Hungary's inflation eased to 12.2% in September year-on-year, sticking in double-digit territory but cooling back to levels below wage growth trends for the first time in a year, underpinning a gradual easing of monetary conditions.

With inflation moderating across central Europe, some central banks in the region have started reversing tight monetary policy of recent years, with Hungary's central bank leading the charge.

The Polish central bank has also delivered 100 basis points (bps) in cuts to its key rate since September, while markets are betting Czech policymakers could deliver their first rate cut by the end of the year.

However, oil prices hovering off one-year highs, market bets on higher U.S. rates for a prolonged period and heightened financial market volatility amid a Hamas attack on Israel are adding a high degree of uncertainty to policy outlooks.

The Hungarian central bank has reduced interest rates since May and, last month, cut its one-day deposit rate to 13%, bringing total cuts to 500 bps since May as it levelled the instrument with its main benchmark rate.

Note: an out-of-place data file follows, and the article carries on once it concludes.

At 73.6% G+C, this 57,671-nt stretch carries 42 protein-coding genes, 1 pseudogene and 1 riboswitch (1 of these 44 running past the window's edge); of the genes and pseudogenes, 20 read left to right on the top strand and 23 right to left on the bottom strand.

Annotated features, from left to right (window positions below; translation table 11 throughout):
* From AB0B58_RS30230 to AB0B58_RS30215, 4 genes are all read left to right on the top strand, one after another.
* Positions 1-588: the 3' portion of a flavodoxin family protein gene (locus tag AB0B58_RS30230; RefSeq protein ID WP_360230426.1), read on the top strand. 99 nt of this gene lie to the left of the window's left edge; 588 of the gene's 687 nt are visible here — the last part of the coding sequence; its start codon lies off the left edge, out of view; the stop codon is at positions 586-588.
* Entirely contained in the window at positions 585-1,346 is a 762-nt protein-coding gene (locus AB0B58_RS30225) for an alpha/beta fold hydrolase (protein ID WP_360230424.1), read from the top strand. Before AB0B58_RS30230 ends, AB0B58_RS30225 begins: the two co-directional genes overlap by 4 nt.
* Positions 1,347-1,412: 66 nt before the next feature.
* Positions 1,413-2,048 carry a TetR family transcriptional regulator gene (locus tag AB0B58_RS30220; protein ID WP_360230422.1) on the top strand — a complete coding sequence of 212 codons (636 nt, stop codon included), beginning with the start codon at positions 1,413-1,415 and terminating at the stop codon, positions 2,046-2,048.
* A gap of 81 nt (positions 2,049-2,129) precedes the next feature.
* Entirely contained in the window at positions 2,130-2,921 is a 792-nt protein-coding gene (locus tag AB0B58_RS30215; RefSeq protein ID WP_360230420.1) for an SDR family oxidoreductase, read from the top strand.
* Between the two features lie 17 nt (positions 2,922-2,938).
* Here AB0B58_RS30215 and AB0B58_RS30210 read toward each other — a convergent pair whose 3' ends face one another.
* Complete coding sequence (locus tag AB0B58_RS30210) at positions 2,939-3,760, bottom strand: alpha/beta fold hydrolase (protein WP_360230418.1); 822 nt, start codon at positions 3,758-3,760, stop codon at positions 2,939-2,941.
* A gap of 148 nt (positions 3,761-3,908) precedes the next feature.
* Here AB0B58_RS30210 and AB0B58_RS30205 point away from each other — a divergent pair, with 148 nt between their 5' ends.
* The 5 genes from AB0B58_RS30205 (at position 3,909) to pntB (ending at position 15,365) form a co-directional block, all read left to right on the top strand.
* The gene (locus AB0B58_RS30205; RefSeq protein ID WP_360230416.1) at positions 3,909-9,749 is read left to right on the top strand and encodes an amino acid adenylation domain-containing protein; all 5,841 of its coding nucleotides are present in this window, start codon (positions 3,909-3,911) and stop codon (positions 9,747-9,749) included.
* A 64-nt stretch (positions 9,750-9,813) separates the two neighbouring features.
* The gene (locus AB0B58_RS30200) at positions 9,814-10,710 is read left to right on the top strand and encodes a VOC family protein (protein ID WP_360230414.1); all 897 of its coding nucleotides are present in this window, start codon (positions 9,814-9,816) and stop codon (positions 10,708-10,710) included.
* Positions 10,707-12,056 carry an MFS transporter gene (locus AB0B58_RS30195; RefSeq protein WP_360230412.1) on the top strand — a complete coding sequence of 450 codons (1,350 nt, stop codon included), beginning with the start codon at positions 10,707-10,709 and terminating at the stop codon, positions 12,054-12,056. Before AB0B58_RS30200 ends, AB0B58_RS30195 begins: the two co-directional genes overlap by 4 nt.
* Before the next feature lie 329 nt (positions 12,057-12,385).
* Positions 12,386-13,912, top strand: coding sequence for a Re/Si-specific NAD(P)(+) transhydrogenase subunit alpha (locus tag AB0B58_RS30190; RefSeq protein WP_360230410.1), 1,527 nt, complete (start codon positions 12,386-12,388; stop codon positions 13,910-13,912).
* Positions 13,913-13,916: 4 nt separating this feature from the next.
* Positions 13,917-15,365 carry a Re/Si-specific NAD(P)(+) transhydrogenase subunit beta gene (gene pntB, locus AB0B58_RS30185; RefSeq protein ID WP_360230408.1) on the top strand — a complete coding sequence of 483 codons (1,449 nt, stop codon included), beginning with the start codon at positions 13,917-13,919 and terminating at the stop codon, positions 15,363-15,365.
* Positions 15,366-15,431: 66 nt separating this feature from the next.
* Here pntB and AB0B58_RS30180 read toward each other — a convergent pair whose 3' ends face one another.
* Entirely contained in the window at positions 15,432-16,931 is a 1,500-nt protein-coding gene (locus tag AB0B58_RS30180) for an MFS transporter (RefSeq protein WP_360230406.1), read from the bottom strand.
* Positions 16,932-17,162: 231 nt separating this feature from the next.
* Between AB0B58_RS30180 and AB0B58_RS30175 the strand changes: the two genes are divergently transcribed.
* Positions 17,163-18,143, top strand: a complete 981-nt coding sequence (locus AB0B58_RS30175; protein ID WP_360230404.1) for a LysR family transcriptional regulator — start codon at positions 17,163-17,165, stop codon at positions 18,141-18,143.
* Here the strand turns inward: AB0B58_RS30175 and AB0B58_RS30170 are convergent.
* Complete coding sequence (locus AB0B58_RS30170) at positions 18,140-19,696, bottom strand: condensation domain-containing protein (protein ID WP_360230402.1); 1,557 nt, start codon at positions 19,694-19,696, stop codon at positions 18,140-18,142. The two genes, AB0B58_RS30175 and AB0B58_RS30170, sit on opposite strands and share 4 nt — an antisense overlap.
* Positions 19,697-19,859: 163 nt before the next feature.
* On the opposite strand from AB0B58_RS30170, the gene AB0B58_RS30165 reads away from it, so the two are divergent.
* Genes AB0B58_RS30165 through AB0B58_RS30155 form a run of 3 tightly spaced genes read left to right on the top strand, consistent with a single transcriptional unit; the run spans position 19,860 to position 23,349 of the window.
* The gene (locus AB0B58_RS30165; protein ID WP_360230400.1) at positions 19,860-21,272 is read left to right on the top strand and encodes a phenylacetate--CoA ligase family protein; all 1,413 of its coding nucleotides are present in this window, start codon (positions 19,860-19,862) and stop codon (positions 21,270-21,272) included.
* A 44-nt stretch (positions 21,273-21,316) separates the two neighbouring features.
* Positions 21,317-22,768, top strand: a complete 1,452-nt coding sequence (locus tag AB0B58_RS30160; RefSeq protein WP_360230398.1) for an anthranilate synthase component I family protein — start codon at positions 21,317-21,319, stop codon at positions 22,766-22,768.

It said afterward a cautious approach was needed going forward.

Analysts said Hungary's September data published on Tuesday, with headline inflation falling from 16.4% in August, showed disinflation was helped by base effects, but with the central bank's 3% inflation target still some way off, cautious policy was still needed.

"The rise in oil and gas prices and the war in Israel have brought new uncertainty and I think the central bank should not risk a larger rate cut," said ING economist Peter Virovacz.

"The central bank should remain ultra-cautious," he said, sticking with his call for a 25-bps rate cut in light of the slightly lower-than-expected data.

Analyst had forecast a 12.5% headline rate for September.

Hungary's gross wage growth ran at an annual 15.2% in July, reflecting strong underlying wage pressures in central European economies, which still run some of the EU's tightest labour markets despite inflation slamming the brakes on growth.

Double-digit inflation rates around central Europe have sapped consumer activity and put a drag on economies, which are now also struggling with a manufacturing slowdown.

Hungary's inflation rate, which peaked above 25% early this year, is expected to slow to 7% by December, Hungarian central bank Governor Gyorgy Matolcsy has said.

(Reporting by Jason Hovet in Prague and Gergely Szakacs in Budapest; Editing by Kim Coghill)